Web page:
IBM is leading a European Union research effort aimed at cutting device energy consumption by 90%.
It says Project Steeper is also intended to cut standby power – dubbed “vampire energy” - which accounts for 15% of the electricity use in a modern home, according to the International Energy Agency (IEA).
The project is based around a new transistor developed by IBM in its Zurich lab that would prevent energy from being used when devices are left plugged in.
The team is targeting a tenfold improvement in the energy consumption of cellphones and other devices, and to virtually eliminate their power consumption when in standby mode.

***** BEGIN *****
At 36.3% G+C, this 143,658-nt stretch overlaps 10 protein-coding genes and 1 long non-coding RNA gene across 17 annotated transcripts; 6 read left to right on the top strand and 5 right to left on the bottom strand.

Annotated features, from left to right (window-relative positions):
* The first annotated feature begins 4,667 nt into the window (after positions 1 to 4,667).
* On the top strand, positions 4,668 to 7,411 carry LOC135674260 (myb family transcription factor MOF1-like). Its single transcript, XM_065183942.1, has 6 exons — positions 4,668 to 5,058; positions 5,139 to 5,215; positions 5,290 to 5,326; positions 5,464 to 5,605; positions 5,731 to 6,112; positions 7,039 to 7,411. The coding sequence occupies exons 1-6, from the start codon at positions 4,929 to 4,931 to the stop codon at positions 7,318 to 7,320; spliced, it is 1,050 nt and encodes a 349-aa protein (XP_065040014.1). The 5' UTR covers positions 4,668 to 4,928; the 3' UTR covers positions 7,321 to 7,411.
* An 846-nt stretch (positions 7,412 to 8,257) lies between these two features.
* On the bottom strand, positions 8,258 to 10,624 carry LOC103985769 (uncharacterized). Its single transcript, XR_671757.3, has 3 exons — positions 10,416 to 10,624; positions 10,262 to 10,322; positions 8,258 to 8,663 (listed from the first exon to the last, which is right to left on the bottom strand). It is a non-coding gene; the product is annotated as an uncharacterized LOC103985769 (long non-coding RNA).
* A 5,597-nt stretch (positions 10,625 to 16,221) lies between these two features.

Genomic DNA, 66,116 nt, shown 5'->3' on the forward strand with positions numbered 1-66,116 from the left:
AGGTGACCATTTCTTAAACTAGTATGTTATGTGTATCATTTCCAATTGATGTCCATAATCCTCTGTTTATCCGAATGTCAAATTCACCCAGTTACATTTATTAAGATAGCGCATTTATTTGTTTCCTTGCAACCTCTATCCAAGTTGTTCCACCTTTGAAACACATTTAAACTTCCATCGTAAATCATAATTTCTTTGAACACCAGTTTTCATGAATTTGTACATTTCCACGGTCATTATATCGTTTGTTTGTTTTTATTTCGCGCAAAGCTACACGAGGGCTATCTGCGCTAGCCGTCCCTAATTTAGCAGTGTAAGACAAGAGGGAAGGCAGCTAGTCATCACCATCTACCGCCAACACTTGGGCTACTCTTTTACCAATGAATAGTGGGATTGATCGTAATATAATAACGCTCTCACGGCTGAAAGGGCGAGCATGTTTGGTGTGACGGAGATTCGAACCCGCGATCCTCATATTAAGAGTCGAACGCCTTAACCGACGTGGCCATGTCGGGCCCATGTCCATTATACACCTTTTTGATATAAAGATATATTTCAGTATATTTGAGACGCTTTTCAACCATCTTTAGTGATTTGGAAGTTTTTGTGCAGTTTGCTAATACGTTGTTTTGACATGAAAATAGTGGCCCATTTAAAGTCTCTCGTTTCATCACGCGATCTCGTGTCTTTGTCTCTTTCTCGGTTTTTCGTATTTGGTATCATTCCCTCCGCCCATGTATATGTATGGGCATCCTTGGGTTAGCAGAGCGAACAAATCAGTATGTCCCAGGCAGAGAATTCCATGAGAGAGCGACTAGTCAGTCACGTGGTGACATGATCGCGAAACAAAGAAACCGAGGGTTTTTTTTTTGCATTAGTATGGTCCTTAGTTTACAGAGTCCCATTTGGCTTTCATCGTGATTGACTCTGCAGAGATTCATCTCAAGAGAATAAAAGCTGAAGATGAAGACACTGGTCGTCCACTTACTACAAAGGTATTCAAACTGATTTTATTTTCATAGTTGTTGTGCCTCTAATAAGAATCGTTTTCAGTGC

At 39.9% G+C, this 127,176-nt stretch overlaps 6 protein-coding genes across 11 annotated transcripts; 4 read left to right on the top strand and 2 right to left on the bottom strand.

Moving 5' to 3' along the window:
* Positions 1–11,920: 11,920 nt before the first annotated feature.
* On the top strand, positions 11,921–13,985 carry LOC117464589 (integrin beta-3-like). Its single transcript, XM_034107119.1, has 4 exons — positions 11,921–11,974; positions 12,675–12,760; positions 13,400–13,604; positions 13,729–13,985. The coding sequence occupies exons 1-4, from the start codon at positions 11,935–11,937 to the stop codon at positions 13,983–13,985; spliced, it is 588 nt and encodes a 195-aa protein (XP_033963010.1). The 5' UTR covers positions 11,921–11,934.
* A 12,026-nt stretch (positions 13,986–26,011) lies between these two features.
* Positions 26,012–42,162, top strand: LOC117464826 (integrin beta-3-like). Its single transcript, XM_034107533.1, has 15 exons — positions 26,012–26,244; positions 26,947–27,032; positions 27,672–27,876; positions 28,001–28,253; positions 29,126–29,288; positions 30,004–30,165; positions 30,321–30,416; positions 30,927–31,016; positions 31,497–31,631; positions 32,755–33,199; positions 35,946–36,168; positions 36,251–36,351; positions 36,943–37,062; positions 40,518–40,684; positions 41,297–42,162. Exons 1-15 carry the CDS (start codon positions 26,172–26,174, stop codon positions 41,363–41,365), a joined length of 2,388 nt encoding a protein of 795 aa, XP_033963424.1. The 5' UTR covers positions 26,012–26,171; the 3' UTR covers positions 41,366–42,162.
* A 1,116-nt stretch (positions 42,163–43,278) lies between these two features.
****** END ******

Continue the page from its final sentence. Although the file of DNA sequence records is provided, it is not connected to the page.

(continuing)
A typical US home has about 40 electronic products continuously plugged into the wall, running up a standby power bill of $3 billion (€2.1 billion) in 2005, IBM said.
Power use is growing dramatically, with IT and electronics devices expected to double their energy draw by 2022, and triple it by 2030 - equal to the total home electricity consumption of the US and Japan in 2009.
“Our vision is to share this research to enable manufacturers to build the Holy Grail in electronics, a computer that utilizes negligible energy when it's in sleep mode, which we call the zero-watt PC,” said Adrian Ionescu of the Ecole Polytechnique Federale de Lausanne (EPFL), who is coordinating the project.
The project, expected to take three years to complete, started in June 2010.